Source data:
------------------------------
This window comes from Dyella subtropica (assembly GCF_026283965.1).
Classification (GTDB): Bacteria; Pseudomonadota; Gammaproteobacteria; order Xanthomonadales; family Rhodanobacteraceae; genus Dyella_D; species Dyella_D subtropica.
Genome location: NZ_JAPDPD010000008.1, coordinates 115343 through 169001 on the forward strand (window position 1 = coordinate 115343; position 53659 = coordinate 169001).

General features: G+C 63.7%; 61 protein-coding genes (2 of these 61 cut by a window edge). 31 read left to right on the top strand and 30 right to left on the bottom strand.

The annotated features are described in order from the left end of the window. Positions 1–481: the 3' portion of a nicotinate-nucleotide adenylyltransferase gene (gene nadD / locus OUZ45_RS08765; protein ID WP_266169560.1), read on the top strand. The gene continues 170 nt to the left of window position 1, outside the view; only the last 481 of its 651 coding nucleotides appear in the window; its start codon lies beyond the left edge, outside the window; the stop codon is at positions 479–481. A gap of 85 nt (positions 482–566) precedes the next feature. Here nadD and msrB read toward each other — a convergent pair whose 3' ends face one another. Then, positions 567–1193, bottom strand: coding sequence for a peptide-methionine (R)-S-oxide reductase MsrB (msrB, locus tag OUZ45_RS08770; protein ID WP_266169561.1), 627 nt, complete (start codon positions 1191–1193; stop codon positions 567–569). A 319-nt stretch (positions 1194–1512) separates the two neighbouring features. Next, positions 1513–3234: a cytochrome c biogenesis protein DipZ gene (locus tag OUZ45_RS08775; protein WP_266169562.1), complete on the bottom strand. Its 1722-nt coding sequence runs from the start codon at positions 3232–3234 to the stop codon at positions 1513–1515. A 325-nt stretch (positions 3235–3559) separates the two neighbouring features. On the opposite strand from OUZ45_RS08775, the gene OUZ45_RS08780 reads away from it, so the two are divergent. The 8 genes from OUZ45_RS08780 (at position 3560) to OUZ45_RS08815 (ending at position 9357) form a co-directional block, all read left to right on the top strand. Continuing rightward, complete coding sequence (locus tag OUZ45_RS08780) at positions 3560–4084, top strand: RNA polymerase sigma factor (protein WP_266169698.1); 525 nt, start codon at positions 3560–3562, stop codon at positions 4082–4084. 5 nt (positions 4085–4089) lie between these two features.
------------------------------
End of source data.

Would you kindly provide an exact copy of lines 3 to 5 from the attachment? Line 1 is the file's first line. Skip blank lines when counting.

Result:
Genome location: NZ_JAPDPD010000008.1, coordinates 115343 through 169001 on the forward strand (window position 1 = coordinate 115343; position 53659 = coordinate 169001).

General features: G+C 63.7%; 61 protein-coding genes (2 of these 61 cut by a window edge). 31 read left to right on the top strand and 30 right to left on the bottom strand.

The annotated features are described in order from the left end of the window. Positions 1–481: the 3' portion of a nicotinate-nucleotide adenylyltransferase gene (gene nadD / locus OUZ45_RS08765; protein ID WP_266169560.1), read on the top strand. The gene continues 170 nt to the left of window position 1, outside the view; only the last 481 of its 651 coding nucleotides appear in the window; its start codon lies beyond the left edge, outside the window; the stop codon is at positions 479–481. A gap of 85 nt (positions 482–566) precedes the next feature. Here nadD and msrB read toward each other — a convergent pair whose 3' ends face one another. Then, positions 567–1193, bottom strand: coding sequence for a peptide-methionine (R)-S-oxide reductase MsrB (msrB, locus tag OUZ45_RS08770; protein ID WP_266169561.1), 627 nt, complete (start codon positions 1191–1193; stop codon positions 567–569). A 319-nt stretch (positions 1194–1512) separates the two neighbouring features. Next, positions 1513–3234: a cytochrome c biogenesis protein DipZ gene (locus tag OUZ45_RS08775; protein WP_266169562.1), complete on the bottom strand. Its 1722-nt coding sequence runs from the start codon at positions 3232–3234 to the stop codon at positions 1513–1515. A 325-nt stretch (positions 3235–3559) separates the two neighbouring features. On the opposite strand from OUZ45_RS08775, the gene OUZ45_RS08780 reads away from it, so the two are divergent. The 8 genes from OUZ45_RS08780 (at position 3560) to OUZ45_RS08815 (ending at position 9357) form a co-directional block, all read left to right on the top strand. Continuing rightward, complete coding sequence (locus tag OUZ45_RS08780) at positions 3560–4084, top strand: RNA polymerase sigma factor (protein WP_266169698.1); 525 nt, start codon at positions 3560–3562, stop codon at positions 4082–4084. 5 nt (positions 4085–4089) lie between these two features.